Tuesday, June 15, 2010

Suzanne Wasserman Previews “Sweatshop Cinderella”

On Tuesday, June 8, noted filmmaker and historian Suzanne Wasserman stood in front of a packed crowd at the Museum Shop to tell Anzia Yezierska’s amazing history. An eclectic mix of visitors both young and old sat to watch Sweatshop Cinderella, Wasserman’s documentary about this Polish-born immigrant, a child of the Lower East Side tenements who fought against prejudice and poverty to become a stubbornly honest, gifted writer. Afterward, Wasserman spoke directly to the audience about her film, its subject’s challenging personality, and how she felt personally connected to Yezierska’s prevailing nostalgia.

The film follows the writer from her youth in a sweatshop and her early career to a romance with famous thinker John Dewey, her brief stint in Hollywood where she was courted by Samuel Goldwyn, and finally her return to New York, where she wrote her most famous novel, Bread Givers, a semi-biographical account of life in the tenements.

Wasserman splices together the major events of the Yezierska’s life with the author’s own wisdom, providing a glimpse into the her enduring outlook on life (“Nothing is real to me but the past”) and her rebellious determination to overcome the simple expectations for a young Jewish woman at the time (“All that I could ever be… was in myself”).

Using archival footage culled from Wasserman’s extensive research, the film is a collage of historic photos, silent films, interviews with friends and fellow historians - Alice Kessler Harris, American history professor at Columbia University, and author Vivian Gornick, who proclaims Yezierska a “literary genius” - and even the sole recording of Yezierska, from a reel-to-reel tape housed at Boston University. These clips, of recycled brown paper bag upon which she would write, of the notebook in which she scribbled at ten years old, espouse many of the same profound ideas and frustrations she held all her life and provide an unprecedented look at Yezierska’s humble genius, even as she was misunderstood by readers and critics alike.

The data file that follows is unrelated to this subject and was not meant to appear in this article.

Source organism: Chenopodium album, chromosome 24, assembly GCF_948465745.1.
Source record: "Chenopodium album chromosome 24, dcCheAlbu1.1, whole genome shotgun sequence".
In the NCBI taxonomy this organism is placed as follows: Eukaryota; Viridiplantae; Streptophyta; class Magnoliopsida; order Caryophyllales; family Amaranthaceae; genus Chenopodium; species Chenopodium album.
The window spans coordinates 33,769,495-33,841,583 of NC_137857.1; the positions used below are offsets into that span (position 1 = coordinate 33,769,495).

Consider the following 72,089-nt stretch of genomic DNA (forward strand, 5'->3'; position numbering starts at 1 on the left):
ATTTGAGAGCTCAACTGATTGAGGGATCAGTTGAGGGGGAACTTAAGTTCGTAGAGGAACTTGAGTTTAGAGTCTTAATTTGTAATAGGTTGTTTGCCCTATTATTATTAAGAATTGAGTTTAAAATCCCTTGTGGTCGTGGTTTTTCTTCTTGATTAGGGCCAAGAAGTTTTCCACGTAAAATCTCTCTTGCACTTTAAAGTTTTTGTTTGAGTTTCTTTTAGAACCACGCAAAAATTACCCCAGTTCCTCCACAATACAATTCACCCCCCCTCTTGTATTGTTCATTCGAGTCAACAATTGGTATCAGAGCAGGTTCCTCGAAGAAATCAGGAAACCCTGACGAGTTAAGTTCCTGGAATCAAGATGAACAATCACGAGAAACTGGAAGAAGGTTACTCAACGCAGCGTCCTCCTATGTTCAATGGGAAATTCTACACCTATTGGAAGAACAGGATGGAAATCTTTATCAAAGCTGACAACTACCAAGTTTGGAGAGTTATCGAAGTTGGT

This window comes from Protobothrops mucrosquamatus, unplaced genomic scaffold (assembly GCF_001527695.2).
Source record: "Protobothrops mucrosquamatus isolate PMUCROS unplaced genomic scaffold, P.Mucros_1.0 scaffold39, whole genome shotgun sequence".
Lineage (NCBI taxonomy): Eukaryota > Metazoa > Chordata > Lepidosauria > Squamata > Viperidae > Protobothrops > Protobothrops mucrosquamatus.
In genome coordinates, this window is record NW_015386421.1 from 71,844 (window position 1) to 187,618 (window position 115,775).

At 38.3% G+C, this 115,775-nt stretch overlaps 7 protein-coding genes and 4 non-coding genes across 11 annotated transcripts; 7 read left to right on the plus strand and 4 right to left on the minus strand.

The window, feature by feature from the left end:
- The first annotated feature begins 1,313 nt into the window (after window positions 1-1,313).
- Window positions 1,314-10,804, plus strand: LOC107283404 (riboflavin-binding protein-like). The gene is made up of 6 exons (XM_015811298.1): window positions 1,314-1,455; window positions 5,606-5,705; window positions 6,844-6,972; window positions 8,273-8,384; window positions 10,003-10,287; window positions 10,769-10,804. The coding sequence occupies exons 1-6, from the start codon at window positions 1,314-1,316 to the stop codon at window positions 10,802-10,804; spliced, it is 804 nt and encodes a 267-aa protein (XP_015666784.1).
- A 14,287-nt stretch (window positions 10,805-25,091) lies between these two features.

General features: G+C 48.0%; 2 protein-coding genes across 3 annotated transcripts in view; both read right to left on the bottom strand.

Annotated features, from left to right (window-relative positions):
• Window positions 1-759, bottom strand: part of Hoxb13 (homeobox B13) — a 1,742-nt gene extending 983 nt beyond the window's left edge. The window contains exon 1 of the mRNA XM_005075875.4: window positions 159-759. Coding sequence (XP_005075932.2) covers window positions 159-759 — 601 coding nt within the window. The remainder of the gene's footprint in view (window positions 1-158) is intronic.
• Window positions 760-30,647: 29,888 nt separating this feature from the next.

As Harris notes in the film, Yezierska “could write English perfectly well” yet hid this mastery behind a “Yiddish idiom,” for the sake of authenticity and respect for her subjects. This talent, of course, was overlooked – she was labeled an inexplicably successful “Sweatshop Cinderella” by the press and undermined by Hollywood, where her painful, honest characterization of immigrant life was reduced to a simple, raving caricature in 1922’s film adaptation of Hungry Hearts.

Wasserman's biographical film is also deeply personal. She first discovered Yezierska’s work as a grad student in the ‘80s and couldn’t believe the “grittiness of description” that she employed to “bring the Lower East Side to life.” Wasserman immediately felt a connection between her nostalgic memories of childhood in Chicago, represented by home movies scattered throughout the film, and Yezierska’s own yearning for a sense of home in New York, even if it was less than ideal.

In the 1930s, after the Depression hit and people grew disinterested in her stories of hardship, Yezierska was happy to be poor again. When the audience asked Wasserman if Yezierska was a downbeat person, she described her only as “compelling” and “magnetic” even in her troubles.

Appropriately, her film concludes with the great German author W.G. Sebald’s words, “Memory blinds us to life and yet, what would we be without memory… without the faintest trace of the past?” Yezierska gave her life to history, so where would we be without discovering it ourselves?

See the wonderful Sweatshop Cinderella at its next public screening, July 11th at the Yiddish Book Center. And make sure to stop by at another installment of the Tenement Talks series tonight and Thursday.

- Posted by Joe Klarl

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